‘Novel 11, Book 18’ by Dag Solstad – “What bothers me is that my life is so unimportant.”

 

‘Novel 11, Book 18’ by Dag Solstad    (2001) – 161 pages             Translated from the Norwegian by Sverre Hyngstad

 

‘Novel 11, Book 18’ is a novel that I wound up feeling deeply ambivalent about. First I will explain the situation depicted in the novel since its title gives the reader no clue as to what is going on.

Norwegian Bjorn Hansen is about 50 years old. Eighteen years ago Bjorn left his wife and his two-year old son because he was strongly attracted to the young woman Turid Lammers. He left his management position in Oslo and moved to the small town of Kongsburg about 50 miles from Oslo. There he runs the office of the County Treasurer.

For several years, the woman Turid Lammers becomes the dazzling focal point, the center of things, in Bjorn’s life. They both become involved in the Kongsburg Theater Society, a group that puts on amateur operettas which are crowd-pleasers. Up until he met Turid, Bjorn considered himself a slow, introverted, and not very spontaneous person.

Art and literature were not proper subjects to him, they were interests one could cultivate in one’s spare time, not means whereby to acquire a position, which he, with a genuine assuming matter-of-factness, saw as the end of academic study.”

However after living with Turid for twelve years, Bjorn becomes disenchanted.

Because Turid Lammers had faded. She had turned forty-four, and it had long been clear that the ravages of the years had left their mark on her face and body. Her face had become sharp, scraped, hard. How he missed the softness of it! But that was gone forever, and along with it many of the ideas on which Bjorn Hansen had built his whole way of life.”

After this brusque assessment of Turid, he eventually moves out of her house into an apartment in Kongsburg.

Later his son Peter who Bjorn abandoned 18 years ago moves into the apartment with him in order to attend college in Kongsburg. Bjorn discovers that he really does not like his son very much.

He couldn’t endure his son’s preachy and boastful manner.”

I guess the reason that kept me fascinated with this novel for much of the way was Bjorn’s blunt honesty about himself and those around him. Here we have a man leaving a woman because she has aged and her looks have hardened. This might be despicable, but it does happen. Then we have this same man who finds out that he doesn’t like his grown child very much. These are natural emotions, but they are rarely discussed in books because they are difficult to deal with.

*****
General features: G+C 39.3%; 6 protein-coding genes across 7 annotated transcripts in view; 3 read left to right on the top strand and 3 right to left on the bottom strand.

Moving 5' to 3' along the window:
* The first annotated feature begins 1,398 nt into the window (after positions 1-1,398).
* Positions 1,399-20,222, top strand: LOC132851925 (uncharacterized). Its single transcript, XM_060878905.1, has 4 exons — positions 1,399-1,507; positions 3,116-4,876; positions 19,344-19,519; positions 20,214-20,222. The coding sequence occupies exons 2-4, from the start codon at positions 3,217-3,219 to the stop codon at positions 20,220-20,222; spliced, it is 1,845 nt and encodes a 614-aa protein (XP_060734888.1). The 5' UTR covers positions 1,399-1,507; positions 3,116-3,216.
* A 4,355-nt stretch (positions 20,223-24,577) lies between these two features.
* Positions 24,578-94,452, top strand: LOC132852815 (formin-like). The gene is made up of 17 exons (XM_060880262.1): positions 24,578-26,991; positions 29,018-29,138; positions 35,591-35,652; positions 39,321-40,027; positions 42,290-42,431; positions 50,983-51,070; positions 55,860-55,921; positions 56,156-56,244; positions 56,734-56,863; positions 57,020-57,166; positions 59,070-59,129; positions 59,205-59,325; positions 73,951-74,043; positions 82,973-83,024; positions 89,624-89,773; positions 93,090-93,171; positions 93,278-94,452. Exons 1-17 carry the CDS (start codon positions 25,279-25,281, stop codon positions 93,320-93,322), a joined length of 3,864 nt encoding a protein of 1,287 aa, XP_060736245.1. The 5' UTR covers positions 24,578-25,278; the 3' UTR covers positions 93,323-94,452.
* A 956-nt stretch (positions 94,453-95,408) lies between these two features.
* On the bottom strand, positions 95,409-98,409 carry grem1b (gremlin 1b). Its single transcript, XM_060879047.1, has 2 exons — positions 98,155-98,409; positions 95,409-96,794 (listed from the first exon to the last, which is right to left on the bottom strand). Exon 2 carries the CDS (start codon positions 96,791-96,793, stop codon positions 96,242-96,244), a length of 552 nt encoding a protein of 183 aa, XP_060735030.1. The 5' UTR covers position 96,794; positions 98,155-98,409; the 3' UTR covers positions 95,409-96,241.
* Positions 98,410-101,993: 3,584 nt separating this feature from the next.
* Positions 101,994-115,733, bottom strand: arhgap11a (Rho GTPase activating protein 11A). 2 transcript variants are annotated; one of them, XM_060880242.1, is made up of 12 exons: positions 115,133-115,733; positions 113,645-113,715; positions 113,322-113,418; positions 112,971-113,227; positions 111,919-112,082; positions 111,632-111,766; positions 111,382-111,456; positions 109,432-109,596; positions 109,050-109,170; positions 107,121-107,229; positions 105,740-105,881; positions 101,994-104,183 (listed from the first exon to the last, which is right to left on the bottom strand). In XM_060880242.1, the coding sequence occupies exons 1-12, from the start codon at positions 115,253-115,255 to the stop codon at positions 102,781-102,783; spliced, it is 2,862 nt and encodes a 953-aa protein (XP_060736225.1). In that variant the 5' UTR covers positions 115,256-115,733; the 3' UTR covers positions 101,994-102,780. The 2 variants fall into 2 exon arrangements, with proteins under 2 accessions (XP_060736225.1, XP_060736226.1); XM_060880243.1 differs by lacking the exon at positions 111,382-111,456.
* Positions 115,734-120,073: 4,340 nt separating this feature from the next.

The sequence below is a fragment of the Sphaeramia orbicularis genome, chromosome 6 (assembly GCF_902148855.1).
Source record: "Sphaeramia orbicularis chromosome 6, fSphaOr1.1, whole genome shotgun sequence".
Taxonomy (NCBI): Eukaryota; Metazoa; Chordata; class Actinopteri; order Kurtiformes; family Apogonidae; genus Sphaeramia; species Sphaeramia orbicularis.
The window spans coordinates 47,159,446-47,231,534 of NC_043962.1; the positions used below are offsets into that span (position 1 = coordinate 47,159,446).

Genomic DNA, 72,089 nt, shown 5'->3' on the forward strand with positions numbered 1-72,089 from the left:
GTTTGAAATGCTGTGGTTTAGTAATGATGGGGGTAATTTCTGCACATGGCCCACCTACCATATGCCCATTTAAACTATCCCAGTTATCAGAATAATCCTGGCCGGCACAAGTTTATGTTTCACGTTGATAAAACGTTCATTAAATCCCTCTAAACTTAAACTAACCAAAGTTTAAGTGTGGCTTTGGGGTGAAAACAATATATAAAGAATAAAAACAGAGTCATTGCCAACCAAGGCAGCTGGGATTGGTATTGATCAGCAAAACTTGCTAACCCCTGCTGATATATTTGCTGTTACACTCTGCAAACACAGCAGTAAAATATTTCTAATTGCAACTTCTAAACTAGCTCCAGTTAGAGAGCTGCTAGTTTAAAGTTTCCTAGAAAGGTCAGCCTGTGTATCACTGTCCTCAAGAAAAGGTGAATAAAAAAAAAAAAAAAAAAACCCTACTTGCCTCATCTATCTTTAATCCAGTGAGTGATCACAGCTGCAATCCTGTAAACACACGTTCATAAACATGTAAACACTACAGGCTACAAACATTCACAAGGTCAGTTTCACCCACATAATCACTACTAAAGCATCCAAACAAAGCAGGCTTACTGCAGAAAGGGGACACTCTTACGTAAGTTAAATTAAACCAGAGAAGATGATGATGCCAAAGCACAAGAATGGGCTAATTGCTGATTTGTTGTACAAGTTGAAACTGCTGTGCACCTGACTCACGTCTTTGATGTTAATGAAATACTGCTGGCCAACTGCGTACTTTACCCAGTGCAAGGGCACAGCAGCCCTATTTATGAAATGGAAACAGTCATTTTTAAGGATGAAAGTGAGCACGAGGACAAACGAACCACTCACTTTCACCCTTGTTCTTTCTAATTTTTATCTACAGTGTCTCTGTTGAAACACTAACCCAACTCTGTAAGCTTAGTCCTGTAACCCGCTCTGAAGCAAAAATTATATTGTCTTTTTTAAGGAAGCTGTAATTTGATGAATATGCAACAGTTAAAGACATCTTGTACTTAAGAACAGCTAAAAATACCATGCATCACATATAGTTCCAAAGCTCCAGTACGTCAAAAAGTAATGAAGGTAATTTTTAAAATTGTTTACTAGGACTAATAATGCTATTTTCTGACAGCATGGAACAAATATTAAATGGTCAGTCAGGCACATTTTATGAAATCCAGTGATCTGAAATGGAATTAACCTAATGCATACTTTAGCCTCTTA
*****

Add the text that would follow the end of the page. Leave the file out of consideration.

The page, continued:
However ultimately, despite it’s quite fascinating early situations, I must downgrade my opinion of ‘Novel 11, Book 18’ for Bjorn Hansen’s final self-imposed plan which struck me as entirely incomprehensible and senseless.

In the last third of the novel Bjorn Hansen travels to Vilnius, Lithuania and subjects himself to an incomprehensible future (I won’t give away this denouement) which strained this reader’s and I would imagine most readers’ credibility. Because I could not believe that anyone would constrain himself in this way, this severely detracted from my appreciation of this novel.

 

Grade:   B-

 

 

4 responses to this post.

  1. Hi Tony — once again, our reading paths cross, as I read & reviewed this book last month (if you’re interested https://youmightaswellread.com/2022/01/17/dag-solstads-novel-11-book-18-everymans-quest-for-meaning/ ) Like you, I was a little ambivalent about the novel; I thought it well written & witty, enjoyed parts (Solstad has a very dry but very real wit) but rather emotionally cold.
    I agree with you about Bjórn’s reaction to Turid’s aging but I saw it more in the context of his search for meaning, i.e., he had structured his life around the adventure of the great “love affair,” a fantasy that they both bought into (Solstad makes it very clear that Bjórn wasn’t actually in love with Turid, even at the beginning). When her declining charms make it impossible to continue the fantasy, Bjórn has to look for something else to make existence meaningful, i.e., due to something other than mere chance (which is how the Turid affair began). He finally settles on an act of will that he thinks, rightly or wrongly, will defeat the randomness of existence. I agree that to an ordinarily sane person, Bjórn’s choice was pretty bizarre!
    I liked Novel 11 well enough to explore Solsad’s other writings, but must admit I’m not in a rush to do so!

    Liked by 1 person

    Reply

    • Hi JanaKay,
      I read your review and agree with you for the most part, but apparently you felt that his final act made some kind of sense. For me, nothing in the novel up to that point justified his final act, and thus I found it preposterous, ludicrous, and spoiled the novel for me.
      I liked the first section the best when he and Turid get involved in community theatre and was hoping the novel would continue in that vein.

      Liked by 1 person

      Reply

  2. After Janakay’s review of this for my month of Nordic reading and now yours, I don’t think I’ll rush to read this one. I have read another of his books though, Professor Andersen’s Night and would give that a ‘B’ by your ratings – I was expecting a psychodrama ‘Rear Window’ style, but got a moral discussion that wasn’t as interesting.

    Liked by 1 person

    Reply

    • Hi Annabel
      I am not a big fan of Karl Ove Knausgaard and now not a big fan of Dag Solstad, so I have to go back to August Strindberg, Knut Hamsun, Henrik Ibsen, Stig Dagerman, and Karin Boye to find Scandinavian writers I really like.

      Liked by 1 person

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